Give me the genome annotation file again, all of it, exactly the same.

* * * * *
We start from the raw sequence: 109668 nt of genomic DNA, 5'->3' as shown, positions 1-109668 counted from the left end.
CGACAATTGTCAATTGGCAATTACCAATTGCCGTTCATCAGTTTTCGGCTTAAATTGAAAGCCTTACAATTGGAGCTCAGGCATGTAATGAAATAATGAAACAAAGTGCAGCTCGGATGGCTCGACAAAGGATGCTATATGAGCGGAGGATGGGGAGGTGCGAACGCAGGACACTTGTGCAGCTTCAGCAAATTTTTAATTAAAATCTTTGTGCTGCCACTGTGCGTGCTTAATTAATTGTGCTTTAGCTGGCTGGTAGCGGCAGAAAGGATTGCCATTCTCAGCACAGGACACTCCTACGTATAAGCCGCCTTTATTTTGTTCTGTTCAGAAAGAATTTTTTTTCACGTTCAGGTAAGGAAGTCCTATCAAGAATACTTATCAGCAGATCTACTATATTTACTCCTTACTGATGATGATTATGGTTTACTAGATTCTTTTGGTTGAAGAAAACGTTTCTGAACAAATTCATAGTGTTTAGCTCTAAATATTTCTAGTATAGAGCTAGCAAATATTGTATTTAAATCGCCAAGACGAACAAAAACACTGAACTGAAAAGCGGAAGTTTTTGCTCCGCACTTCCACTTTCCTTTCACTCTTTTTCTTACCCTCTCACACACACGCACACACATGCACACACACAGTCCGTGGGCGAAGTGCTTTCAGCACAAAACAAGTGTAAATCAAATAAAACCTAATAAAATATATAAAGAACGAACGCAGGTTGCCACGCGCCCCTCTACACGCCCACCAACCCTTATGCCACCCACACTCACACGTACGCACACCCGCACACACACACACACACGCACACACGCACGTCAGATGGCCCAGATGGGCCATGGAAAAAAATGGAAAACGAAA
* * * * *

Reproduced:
We start from the raw sequence: 109668 nt of genomic DNA, 5'->3' as shown, positions 1-109668 counted from the left end.
CGACAATTGTCAATTGGCAATTACCAATTGCCGTTCATCAGTTTTCGGCTTAAATTGAAAGCCTTACAATTGGAGCTCAGGCATGTAATGAAATAATGAAACAAAGTGCAGCTCGGATGGCTCGACAAAGGATGCTATATGAGCGGAGGATGGGGAGGTGCGAACGCAGGACACTTGTGCAGCTTCAGCAAATTTTTAATTAAAATCTTTGTGCTGCCACTGTGCGTGCTTAATTAATTGTGCTTTAGCTGGCTGGTAGCGGCAGAAAGGATTGCCATTCTCAGCACAGGACACTCCTACGTATAAGCCGCCTTTATTTTGTTCTGTTCAGAAAGAATTTTTTTTCACGTTCAGGTAAGGAAGTCCTATCAAGAATACTTATCAGCAGATCTACTATATTTACTCCTTACTGATGATGATTATGGTTTACTAGATTCTTTTGGTTGAAGAAAACGTTTCTGAACAAATTCATAGTGTTTAGCTCTAAATATTTCTAGTATAGAGCTAGCAAATATTGTATTTAAATCGCCAAGACGAACAAAAACACTGAACTGAAAAGCGGAAGTTTTTGCTCCGCACTTCCACTTTCCTTTCACTCTTTTTCTTACCCTCTCACACACACGCACACACATGCACACACACAGTCCGTGGGCGAAGTGCTTTCAGCACAAAACAAGTGTAAATCAAATAAAACCTAATAAAATATATAAAGAACGAACGCAGGTTGCCACGCGCCCCTCTACACGCCCACCAACCCTTATGCCACCCACACTCACACGTACGCACACCCGCACACACACACACACACGCACACACGCACGTCAGATGGCCCAGATGGGCCATGGAAAAAAATGGAAAACGAAA